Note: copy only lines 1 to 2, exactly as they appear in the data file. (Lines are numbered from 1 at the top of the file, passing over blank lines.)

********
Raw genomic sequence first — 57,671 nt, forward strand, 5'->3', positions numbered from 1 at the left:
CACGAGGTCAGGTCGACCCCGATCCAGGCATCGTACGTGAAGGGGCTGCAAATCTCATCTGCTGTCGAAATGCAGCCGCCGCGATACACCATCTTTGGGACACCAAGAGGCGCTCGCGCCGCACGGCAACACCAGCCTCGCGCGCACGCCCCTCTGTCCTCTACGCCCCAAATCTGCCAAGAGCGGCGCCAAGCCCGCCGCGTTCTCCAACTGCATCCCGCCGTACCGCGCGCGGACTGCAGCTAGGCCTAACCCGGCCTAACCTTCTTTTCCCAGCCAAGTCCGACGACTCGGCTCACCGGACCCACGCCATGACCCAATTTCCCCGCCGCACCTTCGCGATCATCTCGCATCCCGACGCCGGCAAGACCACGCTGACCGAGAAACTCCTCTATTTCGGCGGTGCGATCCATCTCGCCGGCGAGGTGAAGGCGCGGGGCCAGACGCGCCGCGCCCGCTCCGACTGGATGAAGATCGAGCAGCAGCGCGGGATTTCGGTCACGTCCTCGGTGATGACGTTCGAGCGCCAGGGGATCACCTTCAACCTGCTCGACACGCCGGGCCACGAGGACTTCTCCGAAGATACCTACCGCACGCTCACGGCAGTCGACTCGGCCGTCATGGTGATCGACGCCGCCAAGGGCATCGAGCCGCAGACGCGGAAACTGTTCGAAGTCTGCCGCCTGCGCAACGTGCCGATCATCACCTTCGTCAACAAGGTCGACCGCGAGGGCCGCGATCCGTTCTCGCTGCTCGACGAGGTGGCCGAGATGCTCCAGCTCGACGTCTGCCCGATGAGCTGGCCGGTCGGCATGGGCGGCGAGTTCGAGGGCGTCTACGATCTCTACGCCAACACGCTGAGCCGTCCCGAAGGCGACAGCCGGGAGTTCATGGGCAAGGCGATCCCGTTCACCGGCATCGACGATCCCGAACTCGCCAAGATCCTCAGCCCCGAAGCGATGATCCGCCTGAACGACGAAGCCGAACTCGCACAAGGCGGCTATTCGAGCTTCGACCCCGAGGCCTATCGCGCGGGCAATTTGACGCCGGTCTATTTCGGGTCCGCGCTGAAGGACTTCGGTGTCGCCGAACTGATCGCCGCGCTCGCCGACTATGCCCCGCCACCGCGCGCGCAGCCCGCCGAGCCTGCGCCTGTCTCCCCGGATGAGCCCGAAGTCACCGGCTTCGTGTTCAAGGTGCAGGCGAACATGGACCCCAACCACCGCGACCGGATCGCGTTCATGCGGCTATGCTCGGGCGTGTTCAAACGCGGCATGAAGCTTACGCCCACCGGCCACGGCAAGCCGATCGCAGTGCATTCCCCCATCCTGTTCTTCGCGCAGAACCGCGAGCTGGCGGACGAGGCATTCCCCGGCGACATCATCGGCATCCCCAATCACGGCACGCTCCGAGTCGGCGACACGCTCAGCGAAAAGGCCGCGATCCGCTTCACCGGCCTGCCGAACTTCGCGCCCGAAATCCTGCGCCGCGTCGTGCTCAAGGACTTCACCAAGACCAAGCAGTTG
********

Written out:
Raw genomic sequence first — 57,671 nt, forward strand, 5'->3', positions numbered from 1 at the left:
CACGAGGTCAGGTCGACCCCGATCCAGGCATCGTACGTGAAGGGGCTGCAAATCTCATCTGCTGTCGAAATGCAGCCGCCGCGATACACCATCTTTGGGACACCAAGAGGCGCTCGCGCCGCACGGCAACACCAGCCTCGCGCGCACGCCCCTCTGTCCTCTACGCCCCAAATCTGCCAAGAGCGGCGCCAAGCCCGCCGCGTTCTCCAACTGCATCCCGCCGTACCGCGCGCGGACTGCAGCTAGGCCTAACCCGGCCTAACCTTCTTTTCCCAGCCAAGTCCGACGACTCGGCTCACCGGACCCACGCCATGACCCAATTTCCCCGCCGCACCTTCGCGATCATCTCGCATCCCGACGCCGGCAAGACCACGCTGACCGAGAAACTCCTCTATTTCGGCGGTGCGATCCATCTCGCCGGCGAGGTGAAGGCGCGGGGCCAGACGCGCCGCGCCCGCTCCGACTGGATGAAGATCGAGCAGCAGCGCGGGATTTCGGTCACGTCCTCGGTGATGACGTTCGAGCGCCAGGGGATCACCTTCAACCTGCTCGACACGCCGGGCCACGAGGACTTCTCCGAAGATACCTACCGCACGCTCACGGCAGTCGACTCGGCCGTCATGGTGATCGACGCCGCCAAGGGCATCGAGCCGCAGACGCGGAAACTGTTCGAAGTCTGCCGCCTGCGCAACGTGCCGATCATCACCTTCGTCAACAAGGTCGACCGCGAGGGCCGCGATCCGTTCTCGCTGCTCGACGAGGTGGCCGAGATGCTCCAGCTCGACGTCTGCCCGATGAGCTGGCCGGTCGGCATGGGCGGCGAGTTCGAGGGCGTCTACGATCTCTACGCCAACACGCTGAGCCGTCCCGAAGGCGACAGCCGGGAGTTCATGGGCAAGGCGATCCCGTTCACCGGCATCGACGATCCCGAACTCGCCAAGATCCTCAGCCCCGAAGCGATGATCCGCCTGAACGACGAAGCCGAACTCGCACAAGGCGGCTATTCGAGCTTCGACCCCGAGGCCTATCGCGCGGGCAATTTGACGCCGGTCTATTTCGGGTCCGCGCTGAAGGACTTCGGTGTCGCCGAACTGATCGCCGCGCTCGCCGACTATGCCCCGCCACCGCGCGCGCAGCCCGCCGAGCCTGCGCCTGTCTCCCCGGATGAGCCCGAAGTCACCGGCTTCGTGTTCAAGGTGCAGGCGAACATGGACCCCAACCACCGCGACCGGATCGCGTTCATGCGGCTATGCTCGGGCGTGTTCAAACGCGGCATGAAGCTTACGCCCACCGGCCACGGCAAGCCGATCGCAGTGCATTCCCCCATCCTGTTCTTCGCGCAGAACCGCGAGCTGGCGGACGAGGCATTCCCCGGCGACATCATCGGCATCCCCAATCACGGCACGCTCCGAGTCGGCGACACGCTCAGCGAAAAGGCCGCGATCCGCTTCACCGGCCTGCCGAACTTCGCGCCCGAAATCCTGCGCCGCGTCGTGCTCAAGGACTTCACCAAGACCAAGCAGTTG